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Judge Blocks Overtime Rule

A federal judge has blocked an Obama administration rule that would extend mandatory overtime pay for over 4 million salaried workers. On November 22, U.S. District Judge Amos Mazzant in Texas, appointed by President Obama in 2014, declared the rule unlawful, thereby granting 21 states as well as an alliance of concerned business groups, including the U.S. Chamber of Commerce, their motion for a nationwide injunction.


On December 1, the Obama administration filed a notice of appeal in the U.S. Court of Appeals for the Fifth Circuit in New Orleans. It was filed by Secretary of Labor Thomas Peretz and representatives of the U.S. Department of Labor.

Issued by the Labor Department in May, the overtime pay rule, to have taken effect on December 1, would have doubled the maximum salary an employee can earn, from $23,660 to $47,476, and still be eligible for mandatory overtime pay.

The 21 states and business groups filed lawsuits in September, claiming that the increase in salary was arbitrary. The rule would have affected virtually every industry, particularly nonprofits, retail stores, hotels and restaurants, where many managers’ pay is below the new salary threshold.

This week, Mazzant ruled that the Fair Labor Standards Act (FLSA), the federal law that addresses overtime, does not allow the Labor Department to determine which workers are eligible for overtime pay based on salary alone. The FLSA states that employees can be exempt from overtime if they undertake executive, administrative or professional responsibilities, but Mazzant wrote in his 20-page ruling that the Obama administration’s recent rule “creates essentially a de facto salary-only test.”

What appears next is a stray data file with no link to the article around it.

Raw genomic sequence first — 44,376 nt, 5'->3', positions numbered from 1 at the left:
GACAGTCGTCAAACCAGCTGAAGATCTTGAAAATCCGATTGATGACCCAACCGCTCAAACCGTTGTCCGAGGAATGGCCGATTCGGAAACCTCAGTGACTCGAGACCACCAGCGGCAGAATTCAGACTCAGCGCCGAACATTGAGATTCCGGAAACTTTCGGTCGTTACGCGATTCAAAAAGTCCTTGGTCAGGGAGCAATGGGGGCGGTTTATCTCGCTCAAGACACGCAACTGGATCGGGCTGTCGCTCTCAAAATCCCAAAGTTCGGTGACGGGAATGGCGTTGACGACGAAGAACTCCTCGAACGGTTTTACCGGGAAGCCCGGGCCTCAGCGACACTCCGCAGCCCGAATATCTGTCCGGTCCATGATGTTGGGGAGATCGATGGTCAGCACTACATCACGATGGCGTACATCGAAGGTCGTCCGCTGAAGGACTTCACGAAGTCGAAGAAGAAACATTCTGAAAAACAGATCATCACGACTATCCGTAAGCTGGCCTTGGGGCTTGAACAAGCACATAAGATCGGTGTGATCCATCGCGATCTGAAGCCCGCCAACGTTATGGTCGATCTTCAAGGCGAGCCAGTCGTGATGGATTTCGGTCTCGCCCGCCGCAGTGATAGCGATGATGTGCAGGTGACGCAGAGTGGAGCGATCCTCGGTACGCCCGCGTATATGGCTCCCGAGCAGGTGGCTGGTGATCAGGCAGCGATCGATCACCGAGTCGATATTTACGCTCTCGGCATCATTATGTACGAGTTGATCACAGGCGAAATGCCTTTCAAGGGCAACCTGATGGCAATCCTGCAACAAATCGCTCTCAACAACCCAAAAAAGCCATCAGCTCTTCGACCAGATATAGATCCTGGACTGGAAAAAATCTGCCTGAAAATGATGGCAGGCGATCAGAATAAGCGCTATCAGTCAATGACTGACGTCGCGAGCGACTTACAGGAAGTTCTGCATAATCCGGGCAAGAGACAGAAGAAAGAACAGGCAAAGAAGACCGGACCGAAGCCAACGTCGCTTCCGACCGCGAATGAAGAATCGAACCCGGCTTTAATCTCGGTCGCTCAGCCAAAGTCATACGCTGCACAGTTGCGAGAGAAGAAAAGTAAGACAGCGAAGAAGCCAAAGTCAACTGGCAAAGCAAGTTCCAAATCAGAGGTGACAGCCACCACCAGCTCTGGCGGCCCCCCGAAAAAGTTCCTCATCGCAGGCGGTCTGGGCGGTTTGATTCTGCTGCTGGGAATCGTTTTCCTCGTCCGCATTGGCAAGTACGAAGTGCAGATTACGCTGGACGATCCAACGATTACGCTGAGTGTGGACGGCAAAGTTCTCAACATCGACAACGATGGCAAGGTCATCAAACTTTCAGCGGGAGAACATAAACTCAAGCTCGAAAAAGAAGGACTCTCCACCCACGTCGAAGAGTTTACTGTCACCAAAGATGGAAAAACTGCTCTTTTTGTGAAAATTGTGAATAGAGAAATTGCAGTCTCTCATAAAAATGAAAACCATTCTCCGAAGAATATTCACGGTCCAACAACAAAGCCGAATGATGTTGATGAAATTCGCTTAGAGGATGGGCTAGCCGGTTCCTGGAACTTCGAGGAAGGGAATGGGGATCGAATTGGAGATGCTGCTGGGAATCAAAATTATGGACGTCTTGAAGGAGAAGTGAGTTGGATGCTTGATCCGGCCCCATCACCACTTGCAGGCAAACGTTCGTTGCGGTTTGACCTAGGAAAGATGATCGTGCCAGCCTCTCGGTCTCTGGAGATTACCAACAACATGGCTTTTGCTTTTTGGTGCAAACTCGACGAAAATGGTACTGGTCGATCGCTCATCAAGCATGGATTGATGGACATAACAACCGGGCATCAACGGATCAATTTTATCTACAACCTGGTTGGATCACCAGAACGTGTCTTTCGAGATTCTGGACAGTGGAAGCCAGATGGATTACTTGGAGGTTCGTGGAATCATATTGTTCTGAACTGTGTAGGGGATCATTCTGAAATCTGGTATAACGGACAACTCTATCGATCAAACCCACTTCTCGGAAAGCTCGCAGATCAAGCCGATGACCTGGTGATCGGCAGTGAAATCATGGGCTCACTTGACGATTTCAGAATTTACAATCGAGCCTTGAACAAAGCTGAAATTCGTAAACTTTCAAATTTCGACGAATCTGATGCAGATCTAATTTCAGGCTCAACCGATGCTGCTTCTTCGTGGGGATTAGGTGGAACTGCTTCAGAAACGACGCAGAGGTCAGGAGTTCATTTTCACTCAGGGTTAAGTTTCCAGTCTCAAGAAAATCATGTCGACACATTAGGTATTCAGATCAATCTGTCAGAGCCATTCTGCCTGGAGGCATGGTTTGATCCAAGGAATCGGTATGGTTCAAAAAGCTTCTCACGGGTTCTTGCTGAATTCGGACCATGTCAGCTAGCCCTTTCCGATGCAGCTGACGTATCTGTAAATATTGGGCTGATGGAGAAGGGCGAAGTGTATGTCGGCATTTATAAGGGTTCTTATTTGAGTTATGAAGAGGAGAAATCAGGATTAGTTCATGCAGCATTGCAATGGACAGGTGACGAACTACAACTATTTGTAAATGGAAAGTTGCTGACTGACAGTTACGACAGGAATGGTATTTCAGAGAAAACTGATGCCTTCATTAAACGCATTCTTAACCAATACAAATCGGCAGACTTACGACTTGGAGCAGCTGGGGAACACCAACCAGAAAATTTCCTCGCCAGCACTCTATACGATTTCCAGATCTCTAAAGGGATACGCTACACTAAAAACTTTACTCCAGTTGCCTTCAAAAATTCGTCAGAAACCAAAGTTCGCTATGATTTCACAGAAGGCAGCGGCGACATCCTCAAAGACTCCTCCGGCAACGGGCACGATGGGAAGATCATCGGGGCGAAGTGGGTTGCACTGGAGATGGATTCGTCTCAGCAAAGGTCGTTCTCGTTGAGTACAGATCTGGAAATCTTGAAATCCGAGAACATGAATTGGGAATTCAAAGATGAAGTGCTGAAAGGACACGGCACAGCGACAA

When the administration first announced the new rule six months ago, the U.S. Chamber of Commerce and the National Retail Federation immediately expressed disapproval, stating that businesses would not be able to afford the increased costs and time regulation associated with the change.

The Labor Department has stated that it disagrees with Mazzant’s ruling and will continue to explore other avenues to have the overtime rule passed. One possible option is an appeal to the New Orleans-based 5th U.S. Circuit Court of Appeals, though that same court blocked the administration’s executive actions on immigration last year.

In a statement after Mazzant’s decision, Ross Eisenbrey of the Economic Policy Institute, a supporter of the rule, called the judgment “extreme and unsupportable,” adding that it’s “a disappointment to millions of workers who are forced to work long hours with no extra compensation, and is a blow to those Americans who care deeply about raising wages and lessening inequality.”

The future of the overtime rule remains to be seen in light of the recent presidential election results. In August, President-elect Donald Trump told Circa News from the campaign trail in Florida that it was an example of onerous business regulations that he would attempt to reduce as president. “Rolling back the overtime regulation is just one example of the many regulations that need to be addressed…We would love to see a delay or a carve-out of sorts for our small business owners.”